Schedule: @NO, CAR, @DEN, LAC, @CHI, GB, @LVR, @NYG, NO, @CAR, LAR, KC, BYE, MIN, @ATL, @DET, ATL
Additions: QB Tom Brady (FA), RB Leonard Fournette (FA), K Ryan Succop (FA), RB LeSean McCoy (FA), OL Joe Haeg (FA), TE Rob Gronkowski (Trade), OL Tristan Wirfs (Draft), S Antoine Winfield Jr. (Draft)
Losses: QB Jameis Winston (FA), EDGE Carl Nassib (FA), DL Beau Allen (FA), OL Demar Dotson (FA), WR Breshad Perriman (FA), RB Peyton Barber (FA)
There’s no way I can get burned twice, right? Since everybody seems to think the Bucs are a repeat of last year’s Browns, I’ll admit I fell for the hype—only to have my dreams crushed alongside every longsuffering fan of the team. But, there’s no chance that happens again. At least, I hope.
The Browns’ biggest issue was coaching, and that shouldn’t be a problem with Bruce Arians in charge. Plus, Tom Brady is a de facto offensive coordinator at this point in his career. It is worth watching how their styles clash, though. Arians wants his quarterbacks to hang in the pocket and chuck it deep while Brady is used to a quicker passing scheme. This could go one of two ways: either the duo combines their knowledge to create a superoffense, or they’ll argue their way to a disappointing finish.
Disregarding any possible player-coach squabbles, Brady has to be the happiest man on the planet. The difference between his weapons this year compared to last is insane. Tampa’s receivers and tight ends are each in contention for the best in the league while New England had nothing. Chris Godwin looks like a perfect fit for the Julian Edelman role while TB12 hasn’t enjoyed a receiver like Mike Evans since the Randy Moss days.
His old friend Rob Gronkowski is back, too. O.J Howard and Cameron Brate are there to pick up the slack if Gronk needs a couple weeks to reacclimate to football. However much you think Brady has regressed—personally, I still think he’s good—any quarterback could produce with this supporting cast.
Running back was originally the weakness of this team before Leonard Fournette patched that up. Apparently, the Jaguars’ castoff still has to work his way up the ranks, but that shouldn’t take long. When that day comes, this group’s transition from arguably the league’s worst to above average will be complete. Behind Fournette, Ronald Jones and Shady McCoy are nice change-of-pace options.
Even more than the Brady/Arians relationship, the Bucs’ success will come down to the play of the offensive line. Outside of right tackle Demar Dotson, every starter returns from last year’s decent group. Dotson may be a PFF favorite, but the fact that he was only able to land a cheap one-year deal in mid-August—and is set to be a backup for the Broncos—speaks more to his value. His replacement, rookie Tristan Wirfs, was a pro-ready prospect, so the position is in good hands. While there’s certainly risk, the line looks more like a minor issue than a pressing one.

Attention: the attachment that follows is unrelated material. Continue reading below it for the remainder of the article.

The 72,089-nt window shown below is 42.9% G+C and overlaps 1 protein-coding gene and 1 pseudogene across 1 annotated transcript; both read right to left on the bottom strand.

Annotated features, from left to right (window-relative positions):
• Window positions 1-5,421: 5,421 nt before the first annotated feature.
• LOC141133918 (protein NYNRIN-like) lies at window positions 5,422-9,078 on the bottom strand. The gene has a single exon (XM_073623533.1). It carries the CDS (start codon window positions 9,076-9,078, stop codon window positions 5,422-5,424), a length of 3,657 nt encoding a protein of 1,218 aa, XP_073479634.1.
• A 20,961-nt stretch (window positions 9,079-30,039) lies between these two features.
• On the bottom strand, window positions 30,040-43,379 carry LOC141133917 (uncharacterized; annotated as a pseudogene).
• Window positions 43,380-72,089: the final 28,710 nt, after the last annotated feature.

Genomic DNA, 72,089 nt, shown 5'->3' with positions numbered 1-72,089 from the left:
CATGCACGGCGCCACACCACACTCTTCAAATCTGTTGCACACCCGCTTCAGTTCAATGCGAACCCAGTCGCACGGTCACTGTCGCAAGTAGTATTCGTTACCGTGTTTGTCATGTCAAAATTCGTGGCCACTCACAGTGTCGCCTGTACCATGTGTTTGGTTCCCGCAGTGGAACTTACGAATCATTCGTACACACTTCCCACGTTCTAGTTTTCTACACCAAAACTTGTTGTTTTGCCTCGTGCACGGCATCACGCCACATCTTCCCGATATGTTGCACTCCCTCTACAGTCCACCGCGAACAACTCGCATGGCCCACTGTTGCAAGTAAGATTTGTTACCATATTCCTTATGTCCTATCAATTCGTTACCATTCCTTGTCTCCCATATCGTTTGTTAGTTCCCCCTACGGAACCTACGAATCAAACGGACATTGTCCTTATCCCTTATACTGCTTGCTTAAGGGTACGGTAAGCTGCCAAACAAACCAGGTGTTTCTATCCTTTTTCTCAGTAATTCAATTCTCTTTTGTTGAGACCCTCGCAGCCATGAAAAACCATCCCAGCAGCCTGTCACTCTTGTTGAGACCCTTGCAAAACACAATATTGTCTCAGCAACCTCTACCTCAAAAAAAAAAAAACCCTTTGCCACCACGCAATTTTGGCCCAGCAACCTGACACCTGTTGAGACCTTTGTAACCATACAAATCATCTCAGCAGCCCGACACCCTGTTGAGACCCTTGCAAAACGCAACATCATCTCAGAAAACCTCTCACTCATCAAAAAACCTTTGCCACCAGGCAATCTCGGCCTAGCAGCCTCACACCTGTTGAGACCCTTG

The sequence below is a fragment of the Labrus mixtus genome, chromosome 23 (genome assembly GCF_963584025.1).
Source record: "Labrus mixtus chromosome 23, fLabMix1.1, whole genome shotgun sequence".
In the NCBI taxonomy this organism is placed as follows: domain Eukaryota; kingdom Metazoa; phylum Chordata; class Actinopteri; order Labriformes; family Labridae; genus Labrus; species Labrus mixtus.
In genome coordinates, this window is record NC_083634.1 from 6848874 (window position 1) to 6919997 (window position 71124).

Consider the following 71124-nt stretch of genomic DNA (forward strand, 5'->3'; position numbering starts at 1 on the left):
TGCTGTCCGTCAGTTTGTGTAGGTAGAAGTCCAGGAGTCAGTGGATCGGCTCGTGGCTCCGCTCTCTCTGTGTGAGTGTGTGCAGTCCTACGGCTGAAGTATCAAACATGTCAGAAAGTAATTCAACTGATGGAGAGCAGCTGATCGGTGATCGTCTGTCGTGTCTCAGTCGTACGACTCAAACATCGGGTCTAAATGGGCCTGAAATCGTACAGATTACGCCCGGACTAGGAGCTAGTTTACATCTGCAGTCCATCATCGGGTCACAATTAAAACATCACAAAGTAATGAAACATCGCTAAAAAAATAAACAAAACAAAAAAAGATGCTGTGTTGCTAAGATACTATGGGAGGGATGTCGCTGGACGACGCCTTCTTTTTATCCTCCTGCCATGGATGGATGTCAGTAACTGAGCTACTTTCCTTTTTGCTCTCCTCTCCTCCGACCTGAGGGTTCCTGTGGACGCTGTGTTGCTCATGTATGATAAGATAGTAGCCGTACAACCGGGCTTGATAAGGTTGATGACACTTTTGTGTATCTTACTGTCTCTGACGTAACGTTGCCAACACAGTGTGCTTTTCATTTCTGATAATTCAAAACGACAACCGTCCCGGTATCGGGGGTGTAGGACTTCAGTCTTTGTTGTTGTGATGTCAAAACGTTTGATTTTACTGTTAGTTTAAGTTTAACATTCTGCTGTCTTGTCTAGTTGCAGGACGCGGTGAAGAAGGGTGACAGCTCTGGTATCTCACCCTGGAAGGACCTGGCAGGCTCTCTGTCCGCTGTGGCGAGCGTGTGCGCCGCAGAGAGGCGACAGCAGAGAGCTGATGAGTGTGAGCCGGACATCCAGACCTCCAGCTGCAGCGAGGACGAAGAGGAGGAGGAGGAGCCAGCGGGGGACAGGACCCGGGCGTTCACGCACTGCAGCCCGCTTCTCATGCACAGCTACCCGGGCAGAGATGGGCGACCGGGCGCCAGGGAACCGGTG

On the other side of the ball, the line is stacked. Ndamukong Suh, Vita Vea, and William Gholston are stout up front while Jason Pierre-Paul and 2019 sack king Shaq Barrett are lethal off the edge. With Barrett virtually guaranteed to regress a little, I have Devin White taking the DPOY honors behind a second-year breakout. At the other inside linebacker spot, Lavonte David continues to be an under-the-radar stud. Even after losing Beau Allen and financial expert Carl Nassib, this is a fantastic front seven.
The worry defensively is the secondary. Young defensive backs often struggle, as the Bucs experienced firsthand in 2019. After baptisms by fire last year, Carlton Davis, Sean Murphy-Bunting, Jamel Dean, and Jordan Whitehead could all come back stronger. Tampa better hope they do because, with rookie Antoine Winfield Jr. also set to play a big role, youth prevails in this group. Maybe all those guys become stars, but this wouldn’t be the first time an overreliance on youngsters sunk a team’s playoff hopes.
While Tampa definitely gives off 2019 Browns vibes with their offseason hype train, I think they’re poised for better results. Cleveland largely unraveled because of its inexperience at key positions like head coach and quarterback—a problem the Bucs won’t have. Also, we can’t ignore that this team went 7-9 last year with Jameis Winston throwing 30 interceptions. Even if Brady makes a few less splashy plays than his predecessor, the cut down in turnovers will be huge. A playoff berth is definitely possible, especially given the new 14-team field. Overtaking the Saints will be tough, though, so a wildcard spot feels right.
What’s your record prediction for the Bucs? What did I get right or wrong? Sound off in the comments.